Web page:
The Fresh Loaf

A Community of Amateur Bakers and Artisan Bread Enthusiasts.

baking stone

Breadwhiner's picture

baking stone

My baking stone has cracked into what is currently four pieces. I also don't like the fact that the size limits the length of my baguettes considerably. I would like to use something else as a stone. Does anyone have a recommendation? Ideally it would be something inexpensive, flexible in terms of size, and not too heavy. I'm thinking some sort of tile would work, but I would like to hear what others have found and where they found it (i.e. Home Depot, online, hardware store, flooring store etc...)

Kate's picture

That's a great question. Ours cracked, too (the second time we used it!), but we've been using it anyway, just making sure to push the pieces back together before baking on it. I'd be interested in other people's ideas. 

KNEADLESS's picture

If you go to a  "kitchen store" you can usually find either small, round pizza stones or larger rectangular stones, about 1/2 or 3/4" thick.  I have two of each (summer and winter lodgings,) and I have never cracked one, even though they are often sprayed with streams of water while at 500 degrees.  The point is, that while a little more expensive, they perform.

pizzameister's picture

If you live in the Southwest or in Florida, maybe in some other parts of the country, you can get a cheap Saltillo Floor tile.  They go for a buck or two.  I had a few shipped up here in the Northeast for the price of shipping, and they do work very well.  You can get 16" X 16" X 7/8" tiles.  Unfortunately, while baking pizza very nicely, the one I was using cracked into three pieces while baking a casserole at about 350 F.  Go figure.  In any event, if you can buy them locally where you live they might be a good option.

Bluestone was recently mentioned.  It is a form of siltstone/sandstone that is found here in NY - Catskill Mountains (Though, I suspect other parts of the country have similar geology to mine).  It generally has a very smooth surface even though it is just split along bedding planes.  Could be cut to fit and should be very cheap.  It is a good porosity that would allow any water to escape from it and should be good for baking on.  Shale on the other hand, which some have suggested using, is not porous, and trapped water may make it "pop" when heated.  It also tends to flake.

Good luck.  I have another idea in my back pocket that I would like to test.  Hmmmm Someday!! When there is time.



Darkstar's picture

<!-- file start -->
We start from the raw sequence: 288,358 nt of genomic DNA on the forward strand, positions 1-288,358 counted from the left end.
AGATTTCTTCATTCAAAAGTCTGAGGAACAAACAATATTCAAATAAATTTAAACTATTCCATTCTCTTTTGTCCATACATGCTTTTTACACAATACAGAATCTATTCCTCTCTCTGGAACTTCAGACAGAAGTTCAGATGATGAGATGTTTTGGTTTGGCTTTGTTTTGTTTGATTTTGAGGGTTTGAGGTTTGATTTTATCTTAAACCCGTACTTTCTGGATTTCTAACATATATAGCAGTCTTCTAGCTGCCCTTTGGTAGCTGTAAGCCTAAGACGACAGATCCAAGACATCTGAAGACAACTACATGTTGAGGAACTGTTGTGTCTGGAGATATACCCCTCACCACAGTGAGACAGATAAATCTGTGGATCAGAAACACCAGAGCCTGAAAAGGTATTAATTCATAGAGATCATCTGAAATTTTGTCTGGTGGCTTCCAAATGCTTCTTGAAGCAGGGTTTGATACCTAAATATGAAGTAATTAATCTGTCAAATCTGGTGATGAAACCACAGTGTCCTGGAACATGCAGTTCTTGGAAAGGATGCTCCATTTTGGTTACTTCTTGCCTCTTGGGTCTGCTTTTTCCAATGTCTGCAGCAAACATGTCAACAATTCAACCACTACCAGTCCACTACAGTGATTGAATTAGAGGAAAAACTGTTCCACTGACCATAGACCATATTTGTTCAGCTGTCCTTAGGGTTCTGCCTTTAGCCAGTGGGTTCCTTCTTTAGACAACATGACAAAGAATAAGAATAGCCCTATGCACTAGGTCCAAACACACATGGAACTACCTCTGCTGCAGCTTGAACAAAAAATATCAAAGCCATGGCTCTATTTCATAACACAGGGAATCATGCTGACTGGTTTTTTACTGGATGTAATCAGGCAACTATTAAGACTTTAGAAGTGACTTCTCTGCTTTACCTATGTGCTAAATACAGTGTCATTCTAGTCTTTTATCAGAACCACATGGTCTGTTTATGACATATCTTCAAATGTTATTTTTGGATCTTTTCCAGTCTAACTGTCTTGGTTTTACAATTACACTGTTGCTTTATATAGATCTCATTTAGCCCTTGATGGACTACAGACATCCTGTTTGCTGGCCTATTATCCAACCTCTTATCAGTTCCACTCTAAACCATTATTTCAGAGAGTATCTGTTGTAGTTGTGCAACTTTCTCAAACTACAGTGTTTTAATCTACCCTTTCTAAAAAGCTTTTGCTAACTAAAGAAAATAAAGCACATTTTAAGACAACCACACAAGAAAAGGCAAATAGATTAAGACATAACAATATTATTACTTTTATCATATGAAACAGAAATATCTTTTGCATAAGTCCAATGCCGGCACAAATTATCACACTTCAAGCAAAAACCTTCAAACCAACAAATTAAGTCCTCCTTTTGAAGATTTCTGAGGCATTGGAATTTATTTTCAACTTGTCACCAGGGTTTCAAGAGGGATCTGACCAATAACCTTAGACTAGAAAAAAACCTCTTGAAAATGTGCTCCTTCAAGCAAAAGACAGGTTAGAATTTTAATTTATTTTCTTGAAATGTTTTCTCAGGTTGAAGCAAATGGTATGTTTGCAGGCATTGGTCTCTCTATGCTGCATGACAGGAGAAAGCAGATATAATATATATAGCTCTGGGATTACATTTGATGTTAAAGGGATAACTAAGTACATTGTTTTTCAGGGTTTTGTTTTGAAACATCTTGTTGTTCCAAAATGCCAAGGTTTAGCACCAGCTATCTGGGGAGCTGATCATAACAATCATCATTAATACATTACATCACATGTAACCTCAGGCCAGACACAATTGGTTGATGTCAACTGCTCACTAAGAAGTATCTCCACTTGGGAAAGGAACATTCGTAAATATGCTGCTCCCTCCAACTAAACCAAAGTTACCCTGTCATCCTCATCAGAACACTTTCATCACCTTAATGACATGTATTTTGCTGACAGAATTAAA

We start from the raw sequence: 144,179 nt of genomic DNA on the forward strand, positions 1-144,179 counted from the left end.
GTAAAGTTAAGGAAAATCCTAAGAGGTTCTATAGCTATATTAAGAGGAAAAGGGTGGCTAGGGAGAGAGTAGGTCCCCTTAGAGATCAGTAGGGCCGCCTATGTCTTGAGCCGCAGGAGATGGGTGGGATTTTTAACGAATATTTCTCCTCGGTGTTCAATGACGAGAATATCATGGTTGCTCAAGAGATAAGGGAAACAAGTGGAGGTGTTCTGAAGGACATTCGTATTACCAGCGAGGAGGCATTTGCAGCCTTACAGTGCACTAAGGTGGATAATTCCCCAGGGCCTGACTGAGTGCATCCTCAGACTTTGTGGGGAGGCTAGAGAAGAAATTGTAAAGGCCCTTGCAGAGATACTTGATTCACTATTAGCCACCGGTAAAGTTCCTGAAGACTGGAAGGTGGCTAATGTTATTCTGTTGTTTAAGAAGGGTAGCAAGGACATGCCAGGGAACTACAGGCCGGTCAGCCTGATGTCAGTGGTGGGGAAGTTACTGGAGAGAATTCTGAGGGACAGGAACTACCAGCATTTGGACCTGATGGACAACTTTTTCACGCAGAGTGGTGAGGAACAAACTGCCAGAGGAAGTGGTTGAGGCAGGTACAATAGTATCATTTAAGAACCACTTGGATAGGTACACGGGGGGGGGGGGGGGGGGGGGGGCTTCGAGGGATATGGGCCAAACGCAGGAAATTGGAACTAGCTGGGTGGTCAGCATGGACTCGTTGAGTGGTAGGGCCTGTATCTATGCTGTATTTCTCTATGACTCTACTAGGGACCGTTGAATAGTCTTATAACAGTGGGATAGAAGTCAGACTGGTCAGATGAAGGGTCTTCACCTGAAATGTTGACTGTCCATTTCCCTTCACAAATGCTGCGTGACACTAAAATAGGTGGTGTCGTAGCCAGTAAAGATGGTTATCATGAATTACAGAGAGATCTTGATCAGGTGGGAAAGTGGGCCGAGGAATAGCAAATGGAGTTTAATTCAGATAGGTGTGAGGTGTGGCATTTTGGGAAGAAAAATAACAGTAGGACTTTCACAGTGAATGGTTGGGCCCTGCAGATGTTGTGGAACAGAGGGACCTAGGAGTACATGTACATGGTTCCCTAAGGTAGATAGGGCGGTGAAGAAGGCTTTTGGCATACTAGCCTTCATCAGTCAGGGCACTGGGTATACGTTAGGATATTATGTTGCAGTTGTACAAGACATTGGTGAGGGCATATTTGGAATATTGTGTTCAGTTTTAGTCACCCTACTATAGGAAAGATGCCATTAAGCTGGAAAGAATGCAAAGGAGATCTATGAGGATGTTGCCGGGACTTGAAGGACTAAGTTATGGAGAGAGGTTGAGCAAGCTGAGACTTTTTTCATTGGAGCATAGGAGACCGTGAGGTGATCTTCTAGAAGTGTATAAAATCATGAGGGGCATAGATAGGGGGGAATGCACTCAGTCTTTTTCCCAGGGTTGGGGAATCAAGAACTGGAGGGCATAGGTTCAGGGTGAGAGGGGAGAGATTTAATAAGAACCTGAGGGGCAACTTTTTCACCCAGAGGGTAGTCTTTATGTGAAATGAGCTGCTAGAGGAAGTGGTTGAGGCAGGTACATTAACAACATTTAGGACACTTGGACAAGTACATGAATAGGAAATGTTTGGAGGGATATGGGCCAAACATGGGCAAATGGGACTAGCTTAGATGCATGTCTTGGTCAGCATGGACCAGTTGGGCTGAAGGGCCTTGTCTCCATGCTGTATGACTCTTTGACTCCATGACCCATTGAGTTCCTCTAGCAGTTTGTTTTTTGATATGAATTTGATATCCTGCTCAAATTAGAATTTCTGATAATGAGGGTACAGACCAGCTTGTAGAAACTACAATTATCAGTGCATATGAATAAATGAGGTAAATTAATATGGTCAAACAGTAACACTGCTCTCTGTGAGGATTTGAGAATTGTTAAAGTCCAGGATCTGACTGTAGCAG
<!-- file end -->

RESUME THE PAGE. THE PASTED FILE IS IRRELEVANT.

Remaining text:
I'm still a fan of the Fibrament baking stone. I will admit I didn't try any of the other baking stone ideas that I encountered searching postings on this site but I've been nothing but happy with my purchase.


The Fibrament is thick, holds heat well, and supposedly if you follow the manufacturers instructions it shouldn't break. I routinely take mine up to 550 degrees F. and toss raw dough on top and chuck ice cubes into a cast iron skillet directly below to steam the oven.


You can find pricing information at Mine was only $66. Not too shabby considering I shattered a $20 round pizza stone from Target after baking 3 loaves with steam.


Just my $.02

Willard Onellion's picture
Willard Onellion

I wonder just how thick that stone was that shattered into 4 pieces. What was if made of? Was it in  use when it broke? Was it cured as the manufacturer recommended? Did it break under circumstances of rapid temperature change?


Fibrament makes a 3/4" stone up to 18X24". Seems nuff for baguettes. Any larger would not fit into my oven and leave an inch on sides and back as recommended.


Fibrament will also make a custom-sized stone:

"Custom and standard sizes are available in thicknesses to 2" and plate sizes to 32" x 48" Now that should hold a baguette.



merrybaker's picture

I use unglazed quarry tiles, and am very happy with them.  I got them several years ago at Home Depot on sale for about 20 cents each.  They are the same texture and color as terra cotta flowerpots.  I chose an American brand because I was afraid of lead, but I've since heard that lead would only be in a glaze, not the tile itself.  Mine are 6"-square and almost 1/2" thick.  I use two rows of 3, making a 12x18" tile surface.  I "tempered" the new tiles by putting them in a cold oven and raising the temp every half hour until I got to 450 F., and baked them for a good hour or two.  I use them up to 500 degrees, which is the hottest my oven goes, without a problem.  Knock wood, I've never broken one, and that includes moving from Chicago to Florida to New Jersey.  Every few months when they start looking disgusting from pizza droppings, I put them through the self-cleaning cycle of the oven, and they look brand new.  I don't know how they compare to fibrament, etc., but compared to nothing, they make a huge difference.  You can try them for a few bucks.  Be sure to preheat the oven at least 45 minutes when you use them.  

Breadwhiner's picture

Thanks to everyone who replied.  I plan to buy some unglazed quarry tiles as suggested by merrybaker. Fibrament looks like a good product, but reminds me too much of the stones I have already, which have caused grief and great expense.

 In retrospect, I probably could have saved the stone by heating it up gradually at first to season it and keeping it away from water at all times. It makes sense to me that any trapped water in the stone could cause a crack once the water turns to steam.

 I'm looking forward to my next trip to Home Depot!